Every day when I drive home from work, I see a painfully intelligence-insulting billboard ad put up by some bank (it’s rather interesting that I can’t even remember which bank, isn’t it?). It reads something like this: “3 cents back on every debit card purchase? Just give ‘em a toaster and be done with it!”
So let’s think about this for a moment, shall we, with a few assumptions:
– A typical person makes *at least* 10 payments totalling $100 a week, not including rent or mortgage payments.
– This person could probably get *some* cash-back or rewards non-debit (credit) card.
– Such a card would easily pay 1% in cash or rewards (for instance, on my cards, I get a free round trip airfare for a spend of $25,000, a reward of at least 1.2%).
Given this scenario, practically anyone could make the same purchases on one of the rewards cards and in a year, make (from a *very* conservative estimate) $52 as opposed to $15.60 with the crappy debit card. Not to mention enjoy far more consumer protections. And the hypothetical $25 toaster that the ad makes fun of? It would take 834 purchases on the debit card to earn the equivalent of that toaster.
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But the latest promotion I just got in my inbox even tops the lameness of the debit card “deal.” Here’s the copy:
My [American Express Card] WishList returns June 6, 2006! Not only are we offering some of the hottest products for spring at Cardmember-only prices, but we’ll also be granting three Cardmember wishes on the last day. So tell us what you wish for by May 14, and one of your wishes may come true.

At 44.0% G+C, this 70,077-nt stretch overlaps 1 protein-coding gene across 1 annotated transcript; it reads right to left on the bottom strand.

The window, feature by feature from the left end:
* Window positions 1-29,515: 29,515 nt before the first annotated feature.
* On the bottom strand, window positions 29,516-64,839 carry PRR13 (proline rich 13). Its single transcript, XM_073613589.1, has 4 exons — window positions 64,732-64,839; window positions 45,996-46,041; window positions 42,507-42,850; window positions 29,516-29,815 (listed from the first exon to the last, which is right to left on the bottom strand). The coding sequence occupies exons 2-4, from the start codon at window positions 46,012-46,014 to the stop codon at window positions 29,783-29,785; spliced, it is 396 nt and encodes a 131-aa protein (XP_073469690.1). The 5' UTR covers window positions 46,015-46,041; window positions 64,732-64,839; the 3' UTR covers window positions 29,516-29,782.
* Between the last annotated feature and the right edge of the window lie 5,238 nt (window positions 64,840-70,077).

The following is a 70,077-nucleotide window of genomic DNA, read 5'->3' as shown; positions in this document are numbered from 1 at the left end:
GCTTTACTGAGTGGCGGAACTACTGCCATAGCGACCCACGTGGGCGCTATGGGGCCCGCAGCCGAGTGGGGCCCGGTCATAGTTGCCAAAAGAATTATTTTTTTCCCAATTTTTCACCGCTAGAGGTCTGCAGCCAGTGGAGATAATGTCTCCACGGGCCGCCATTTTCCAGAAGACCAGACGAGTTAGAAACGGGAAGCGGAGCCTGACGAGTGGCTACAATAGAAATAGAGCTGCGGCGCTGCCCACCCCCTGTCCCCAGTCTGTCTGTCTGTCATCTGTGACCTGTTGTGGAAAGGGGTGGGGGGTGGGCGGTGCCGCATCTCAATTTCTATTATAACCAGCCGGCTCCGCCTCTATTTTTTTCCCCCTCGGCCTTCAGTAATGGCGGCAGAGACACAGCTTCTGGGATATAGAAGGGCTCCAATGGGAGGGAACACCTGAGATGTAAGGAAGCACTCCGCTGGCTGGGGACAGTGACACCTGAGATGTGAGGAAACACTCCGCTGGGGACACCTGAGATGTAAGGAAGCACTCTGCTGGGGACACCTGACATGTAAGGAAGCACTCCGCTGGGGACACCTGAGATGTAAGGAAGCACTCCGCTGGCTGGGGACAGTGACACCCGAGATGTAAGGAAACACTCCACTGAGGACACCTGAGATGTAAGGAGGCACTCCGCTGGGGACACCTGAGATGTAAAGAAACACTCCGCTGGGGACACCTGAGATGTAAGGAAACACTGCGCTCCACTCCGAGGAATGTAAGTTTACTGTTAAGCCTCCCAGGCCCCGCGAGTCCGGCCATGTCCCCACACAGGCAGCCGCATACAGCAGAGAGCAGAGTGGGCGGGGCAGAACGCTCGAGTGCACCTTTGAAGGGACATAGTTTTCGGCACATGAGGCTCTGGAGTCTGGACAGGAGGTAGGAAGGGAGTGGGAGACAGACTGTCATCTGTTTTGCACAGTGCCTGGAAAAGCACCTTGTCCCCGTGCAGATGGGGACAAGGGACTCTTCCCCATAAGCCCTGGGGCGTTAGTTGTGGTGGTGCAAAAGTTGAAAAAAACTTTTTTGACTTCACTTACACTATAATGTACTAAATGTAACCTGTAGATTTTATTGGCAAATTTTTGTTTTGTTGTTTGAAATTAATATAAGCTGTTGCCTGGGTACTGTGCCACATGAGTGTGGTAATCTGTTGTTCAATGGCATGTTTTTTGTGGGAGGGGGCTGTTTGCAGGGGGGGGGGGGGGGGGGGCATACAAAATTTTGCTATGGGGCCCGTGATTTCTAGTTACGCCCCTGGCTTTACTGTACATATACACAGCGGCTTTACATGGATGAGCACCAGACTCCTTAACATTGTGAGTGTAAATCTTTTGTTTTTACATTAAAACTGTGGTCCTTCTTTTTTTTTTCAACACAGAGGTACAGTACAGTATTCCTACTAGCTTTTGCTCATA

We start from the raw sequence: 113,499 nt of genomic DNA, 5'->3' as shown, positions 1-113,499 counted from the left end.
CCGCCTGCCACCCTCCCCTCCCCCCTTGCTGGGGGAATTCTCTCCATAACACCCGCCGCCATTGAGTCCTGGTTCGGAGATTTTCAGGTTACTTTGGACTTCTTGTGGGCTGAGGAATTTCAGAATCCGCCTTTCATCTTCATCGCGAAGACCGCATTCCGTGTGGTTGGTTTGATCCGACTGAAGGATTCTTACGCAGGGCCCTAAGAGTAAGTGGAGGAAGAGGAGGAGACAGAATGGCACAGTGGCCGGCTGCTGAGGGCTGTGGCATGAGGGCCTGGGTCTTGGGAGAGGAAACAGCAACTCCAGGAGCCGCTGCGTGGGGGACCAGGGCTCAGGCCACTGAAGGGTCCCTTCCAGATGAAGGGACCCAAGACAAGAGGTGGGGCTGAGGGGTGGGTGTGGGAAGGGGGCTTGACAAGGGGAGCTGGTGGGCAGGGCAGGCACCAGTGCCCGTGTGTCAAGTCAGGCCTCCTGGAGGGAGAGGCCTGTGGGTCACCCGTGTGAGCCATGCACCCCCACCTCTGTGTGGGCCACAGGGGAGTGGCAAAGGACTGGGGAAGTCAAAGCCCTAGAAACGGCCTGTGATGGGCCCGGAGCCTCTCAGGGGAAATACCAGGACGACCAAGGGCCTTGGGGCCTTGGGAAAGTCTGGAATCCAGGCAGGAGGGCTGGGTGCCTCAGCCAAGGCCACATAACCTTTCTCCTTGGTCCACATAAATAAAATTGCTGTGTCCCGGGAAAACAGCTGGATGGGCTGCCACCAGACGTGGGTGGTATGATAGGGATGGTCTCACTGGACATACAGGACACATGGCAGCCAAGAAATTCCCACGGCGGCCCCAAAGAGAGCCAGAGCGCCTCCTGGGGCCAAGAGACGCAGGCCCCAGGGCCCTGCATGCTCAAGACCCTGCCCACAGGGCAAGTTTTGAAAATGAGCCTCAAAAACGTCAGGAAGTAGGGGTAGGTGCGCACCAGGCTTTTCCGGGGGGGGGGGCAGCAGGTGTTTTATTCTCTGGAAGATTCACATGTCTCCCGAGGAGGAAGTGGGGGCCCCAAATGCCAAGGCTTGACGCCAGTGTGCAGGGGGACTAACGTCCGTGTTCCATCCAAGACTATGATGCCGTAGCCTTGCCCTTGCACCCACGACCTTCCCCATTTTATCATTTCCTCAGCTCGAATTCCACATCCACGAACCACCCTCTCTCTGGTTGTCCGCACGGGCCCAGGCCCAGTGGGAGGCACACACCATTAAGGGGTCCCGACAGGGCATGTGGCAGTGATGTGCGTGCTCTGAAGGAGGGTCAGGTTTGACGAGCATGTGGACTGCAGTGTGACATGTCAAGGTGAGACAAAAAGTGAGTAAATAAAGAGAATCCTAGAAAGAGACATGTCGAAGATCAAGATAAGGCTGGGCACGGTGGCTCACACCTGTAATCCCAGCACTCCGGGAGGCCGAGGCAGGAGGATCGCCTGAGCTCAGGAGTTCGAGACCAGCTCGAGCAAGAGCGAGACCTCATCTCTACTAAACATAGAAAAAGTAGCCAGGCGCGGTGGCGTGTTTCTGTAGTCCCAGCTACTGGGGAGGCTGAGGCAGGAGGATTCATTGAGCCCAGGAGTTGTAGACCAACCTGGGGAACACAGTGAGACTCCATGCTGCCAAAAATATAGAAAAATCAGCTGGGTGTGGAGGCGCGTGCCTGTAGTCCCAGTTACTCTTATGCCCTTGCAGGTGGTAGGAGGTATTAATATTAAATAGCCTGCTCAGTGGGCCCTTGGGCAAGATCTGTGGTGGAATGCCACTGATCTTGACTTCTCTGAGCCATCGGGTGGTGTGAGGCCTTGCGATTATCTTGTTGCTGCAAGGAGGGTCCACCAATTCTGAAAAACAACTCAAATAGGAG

Hmm, I thought. Aside from the it’s-so-‘99-ness of the “My” prefix, that sounds pretty neat. Clearly it’s one of those sweepstakes where I say, hey, I want a [whatsit up to such-and-such value] and if I win, I get it. Right?
Uh, maybe not. Digging down into the fine print on the Web site, I see this:
Is My Wish a sweepstakes?
No, this promotion is not a sweepstakes, as Cardmembers will be given an opportunity to purchase the submitted Wish should their Wish be selected. Wishes will be selected at the sole discretion of American Express. The Wish selected will be offered to the Wish’s submitter to purchase before making limited quantities available to the general Cardmember audience, who will also be eligible to purchase the item(s); the same Terms and Conditions of My WishList will apply.
Oh boy! Let me see if I understand this right. I get my inbox crammed with another AMEX ad that has nothing to do with my account. I then have the wonderous opportunity of coming up with my dream present, vacation, etc., and filling out some form on AMEX’s Web site (undoubtedly opening me up to more junk mail). And then, if I’m lucky—oh so lucky!—AMEX will choose MY fantasy to come true and offer me a chance to buy it or pay for it myself (I guess where that’s where the “MY” comes in: “at MY Expense”). Of course, they won’t offer it to all their cardmembers… right away, at least, so I’ll feel particularly special.
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Who comes up with crap like this? And does anyone actually get excited by it?
Sadly, I’m going to guess that the answer to the second question is “yes,” or why would we continue to see such ridiculously dumb marketing?
Ah, don’t mind me. I just had a (thankfully rare) day spent at the local mall and I’m feeling rather anti-commerce at the moment in general.